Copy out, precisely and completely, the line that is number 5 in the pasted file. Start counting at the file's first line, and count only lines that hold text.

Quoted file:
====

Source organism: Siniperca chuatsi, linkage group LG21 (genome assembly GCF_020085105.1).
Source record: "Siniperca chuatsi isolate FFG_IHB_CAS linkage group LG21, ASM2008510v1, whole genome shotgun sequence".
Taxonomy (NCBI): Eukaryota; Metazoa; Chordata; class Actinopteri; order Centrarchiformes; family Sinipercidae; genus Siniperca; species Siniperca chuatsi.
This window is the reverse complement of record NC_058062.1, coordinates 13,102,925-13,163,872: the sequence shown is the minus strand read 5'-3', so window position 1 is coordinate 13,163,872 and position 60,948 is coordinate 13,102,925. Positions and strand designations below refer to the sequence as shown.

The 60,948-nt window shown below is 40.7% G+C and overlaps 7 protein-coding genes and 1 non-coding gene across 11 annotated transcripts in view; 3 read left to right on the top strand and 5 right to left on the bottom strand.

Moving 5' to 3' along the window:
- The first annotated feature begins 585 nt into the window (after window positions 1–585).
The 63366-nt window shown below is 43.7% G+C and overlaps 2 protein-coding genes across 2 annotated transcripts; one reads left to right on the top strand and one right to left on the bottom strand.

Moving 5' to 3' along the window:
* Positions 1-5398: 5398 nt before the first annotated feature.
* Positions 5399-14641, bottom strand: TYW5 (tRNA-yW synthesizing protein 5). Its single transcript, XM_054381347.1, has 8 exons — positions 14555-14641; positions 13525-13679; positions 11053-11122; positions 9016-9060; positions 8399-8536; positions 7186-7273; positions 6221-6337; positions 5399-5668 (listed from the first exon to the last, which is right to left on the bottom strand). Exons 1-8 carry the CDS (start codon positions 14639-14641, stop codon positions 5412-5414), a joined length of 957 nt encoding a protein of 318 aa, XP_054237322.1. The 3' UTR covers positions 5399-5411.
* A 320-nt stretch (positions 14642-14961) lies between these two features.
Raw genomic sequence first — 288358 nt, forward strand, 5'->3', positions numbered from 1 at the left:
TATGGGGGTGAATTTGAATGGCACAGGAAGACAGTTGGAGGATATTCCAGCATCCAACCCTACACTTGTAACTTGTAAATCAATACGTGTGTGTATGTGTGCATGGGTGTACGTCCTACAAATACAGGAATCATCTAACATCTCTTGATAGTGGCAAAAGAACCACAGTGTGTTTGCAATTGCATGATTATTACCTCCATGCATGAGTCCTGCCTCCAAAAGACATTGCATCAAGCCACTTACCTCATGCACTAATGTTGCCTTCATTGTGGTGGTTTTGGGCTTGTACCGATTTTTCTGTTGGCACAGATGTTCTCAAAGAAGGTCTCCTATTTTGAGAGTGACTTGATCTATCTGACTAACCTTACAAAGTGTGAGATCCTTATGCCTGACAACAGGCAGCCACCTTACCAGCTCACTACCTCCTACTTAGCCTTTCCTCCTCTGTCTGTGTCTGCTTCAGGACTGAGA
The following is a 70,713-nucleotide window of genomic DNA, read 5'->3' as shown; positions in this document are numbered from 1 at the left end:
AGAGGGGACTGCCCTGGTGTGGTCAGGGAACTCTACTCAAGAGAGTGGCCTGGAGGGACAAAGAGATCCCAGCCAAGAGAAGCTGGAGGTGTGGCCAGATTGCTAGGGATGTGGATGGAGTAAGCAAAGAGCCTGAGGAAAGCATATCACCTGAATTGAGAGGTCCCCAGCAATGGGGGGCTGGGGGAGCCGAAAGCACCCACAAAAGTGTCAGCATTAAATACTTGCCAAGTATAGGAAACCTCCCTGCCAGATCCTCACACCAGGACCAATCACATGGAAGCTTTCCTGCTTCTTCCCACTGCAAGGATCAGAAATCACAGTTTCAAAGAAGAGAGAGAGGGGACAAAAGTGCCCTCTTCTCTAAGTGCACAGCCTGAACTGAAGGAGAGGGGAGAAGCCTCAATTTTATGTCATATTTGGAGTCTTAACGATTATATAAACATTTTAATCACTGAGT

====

The 60,948-nt window shown below is 40.7% G+C and overlaps 7 protein-coding genes and 1 non-coding gene across 11 annotated transcripts in view; 3 read left to right on the top strand and 5 right to left on the bottom strand.